Today, I visited PS1-Contemporary Arts Center and discovered the fabulous work of Hank Willis Thomas, an artist exploring the commodification of black bodies by corporate advertisers. The exhibit I saw was called “Unbranded” is a series of images taken from magazine advertisements from 1968 to the present, such as this one from 1978 of an advertisement for pancakes. The artist removes all text and logos to “reveal what is being sold,” and alters nothing else of the image.
(“Smokin Joe Ain’t Je’mama” 1978/2006)
In statement about this work, Thomas writes:
“I believe that in part, advertising’s success rests on its ability to reinforce generalizations about race, gender, and ethnicity which can be entertaining, sometimes true, and sometimes horrifying, but which at a core level are a reflection of the way a culture views itself or its aspirations. By ‘unbranding’ advertisements I can literally expose what Roland Barthes refers to as ‘what-goes-without-saying’ in ads, and hopefully encourage viewers to look harder and think deeper about the empire of signs that have become second nature to our experience of life in the modern world.”
Although Thomas’ work includes images of black men and women, he says that he is most interested in exploring the “link between the commodification of African men in the slave trade and the use of black bodies to hawk goods from credit cards to Nikes today.” Thomas’ earlier work, Branded, deals explicitly with branding, from the product logos plastered on athletes and rap stars to the markings that identified slaves. In an interview Thomas says:
“I think that the irony of the ideal of the black male body is interesting…it is fetishized and adored in advertising but in reality black men are in many ways the most feared and hated bodies of the 21st Century. The majority of this work comes out of the experience of losing my cousin Songha Thomas Willis – he was killed because he was with someone who was wearing a gold chain. It is this idea – that someone could be killed over a tiny commodity. In NYC in the 1980s, people were killed over sneakers and backpacks. Songha was someone who survived DC when it was the murder capital of the country and then came home to Philly and was killed over a commodity. I want to question what makes these commodities so precious that they are worth defining and more importantly taking another person’s life?”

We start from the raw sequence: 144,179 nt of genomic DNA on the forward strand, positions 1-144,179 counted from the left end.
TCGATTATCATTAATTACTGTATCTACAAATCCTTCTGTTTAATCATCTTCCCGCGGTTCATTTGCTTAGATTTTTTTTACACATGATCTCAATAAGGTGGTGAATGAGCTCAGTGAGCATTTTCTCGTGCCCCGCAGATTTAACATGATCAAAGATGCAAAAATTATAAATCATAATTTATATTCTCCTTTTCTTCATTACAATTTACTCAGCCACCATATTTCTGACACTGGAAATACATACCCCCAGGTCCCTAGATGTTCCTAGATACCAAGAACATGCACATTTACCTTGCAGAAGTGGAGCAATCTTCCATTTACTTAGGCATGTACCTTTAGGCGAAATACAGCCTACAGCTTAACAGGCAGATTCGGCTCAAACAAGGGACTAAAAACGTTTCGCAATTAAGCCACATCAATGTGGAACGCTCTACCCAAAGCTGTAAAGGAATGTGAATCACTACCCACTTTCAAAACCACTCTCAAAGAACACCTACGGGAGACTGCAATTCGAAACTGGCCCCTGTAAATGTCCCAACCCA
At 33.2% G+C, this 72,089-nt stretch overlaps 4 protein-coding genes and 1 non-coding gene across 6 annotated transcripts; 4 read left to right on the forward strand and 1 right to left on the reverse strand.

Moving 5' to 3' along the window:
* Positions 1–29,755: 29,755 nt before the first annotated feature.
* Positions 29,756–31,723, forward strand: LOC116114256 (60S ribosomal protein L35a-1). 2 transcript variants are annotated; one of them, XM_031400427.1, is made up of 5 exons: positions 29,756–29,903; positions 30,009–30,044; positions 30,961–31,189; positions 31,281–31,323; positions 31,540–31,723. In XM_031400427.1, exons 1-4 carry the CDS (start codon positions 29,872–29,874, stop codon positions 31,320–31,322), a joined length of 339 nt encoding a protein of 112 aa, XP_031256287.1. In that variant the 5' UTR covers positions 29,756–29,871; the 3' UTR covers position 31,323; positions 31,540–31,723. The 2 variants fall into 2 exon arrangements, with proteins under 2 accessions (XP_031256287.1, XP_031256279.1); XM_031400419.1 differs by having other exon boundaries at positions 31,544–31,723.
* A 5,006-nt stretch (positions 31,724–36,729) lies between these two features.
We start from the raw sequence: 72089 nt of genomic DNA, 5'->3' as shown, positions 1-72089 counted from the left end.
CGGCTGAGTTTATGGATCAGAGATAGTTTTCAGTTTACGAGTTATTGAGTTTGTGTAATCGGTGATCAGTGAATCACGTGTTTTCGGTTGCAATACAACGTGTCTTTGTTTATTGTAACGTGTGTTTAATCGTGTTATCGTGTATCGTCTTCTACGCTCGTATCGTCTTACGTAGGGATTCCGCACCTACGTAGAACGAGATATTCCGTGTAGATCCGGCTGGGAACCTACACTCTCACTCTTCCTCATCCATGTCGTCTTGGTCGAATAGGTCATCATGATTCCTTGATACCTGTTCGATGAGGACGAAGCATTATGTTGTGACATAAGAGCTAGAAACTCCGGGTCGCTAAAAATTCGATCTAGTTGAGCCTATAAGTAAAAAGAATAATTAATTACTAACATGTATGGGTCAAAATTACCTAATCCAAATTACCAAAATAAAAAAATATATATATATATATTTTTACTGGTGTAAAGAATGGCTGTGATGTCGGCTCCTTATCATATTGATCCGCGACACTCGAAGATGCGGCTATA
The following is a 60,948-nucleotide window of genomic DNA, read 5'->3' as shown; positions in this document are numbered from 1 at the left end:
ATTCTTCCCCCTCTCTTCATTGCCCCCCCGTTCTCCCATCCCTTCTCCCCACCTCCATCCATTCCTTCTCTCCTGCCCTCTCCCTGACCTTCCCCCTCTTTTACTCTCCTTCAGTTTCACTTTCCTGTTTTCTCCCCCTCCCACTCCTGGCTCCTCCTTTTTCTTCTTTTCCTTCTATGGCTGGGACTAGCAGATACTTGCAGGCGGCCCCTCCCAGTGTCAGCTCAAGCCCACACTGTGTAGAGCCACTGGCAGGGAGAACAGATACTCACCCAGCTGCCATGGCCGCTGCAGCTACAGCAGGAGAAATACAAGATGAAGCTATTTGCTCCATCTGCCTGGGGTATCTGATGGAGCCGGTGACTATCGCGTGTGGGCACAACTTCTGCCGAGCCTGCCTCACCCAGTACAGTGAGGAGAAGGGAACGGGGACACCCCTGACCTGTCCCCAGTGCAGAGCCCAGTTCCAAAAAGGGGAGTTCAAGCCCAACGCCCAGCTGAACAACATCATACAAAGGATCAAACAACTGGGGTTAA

The work is beautiful, thought-provoking, compelling, disturbing – like art should be, in my view. If you can get to PS1, make sure you see “Unbranded.” If not, you may want to check out Thomas’ online portfolio or his monograph, Pitch Blackness.
Very good post and very good work by Thomas. It really is very interesting the way black bodies continue to be commodified and objectified. Nauseating, too.
The online portfolio is amazing. Thanks so much for introducing me to Hank Willis Thomas. In a racist society, advertising has done an amazing job of showing what is really for sale.
Not only are Black bodies used as commodities, they are used to reinforce the unchecked consumerism that runs rampant within the Black community. One cannot deny the fact that as Black faces are predominately used to sell tobacco products, alcohol, shoes, and other nonsense items, the consumption of these products by African Americans have steadily increased.
@ zinobia – Without arguing the accuracy of your point in the 2nd paragraph, let’s do make sure to acknowledge that rampant consumerism knows no racial boundaries.
@No1. Very true! The power of advertising has contributed to the rampant consumerism that dominates our society as a whole. No one is exempt. Even little children are used as tools to separate parents from their money. However, it is hard to ignore the excessive and aggressive advertising used in predominately Black communities which encourages consumerism and discourages any type of financial independence. When I consider the economic situation a majority of Blacks are in, and the systemic causes that contribute to their consumerism, I can only infer that they fall prey, more than others, to the traps of deceptive advertising.
I inferred that you inferred that. You don’t need to take my word for it; you don’t know me. But let me save you some time and assure you that our spending and saving habits are no worse than anyone else’s. Our economic situations is due to decades of discrimination and stolen moneys. It has nothing to do with our consumerism.
I know there are people who will carry on about black people’s spending habits; ie, “All that money for a pair of sneakers?” The thing is, though, that we’re not the only ones buying “those sneakers,” right? So you have to look at spending habits of comparable income/socioecon groups, and our spending habits are no more or worse than others.
We are disproportionately poor, but like I said, that’s because of historical income and employment discrimination, housing and lending exploitation, and the fact that only 2% of black WWII vets received the GI benefits they were entitled to. So, that’s one way in which we differ economically from others.
The other way is that because of our disproportionate poverty and having been prohibited from accumulating wealth, high income blacks are leaned upon by lesser off family members.
But our spending and saving habits are no worse than anyone else’s.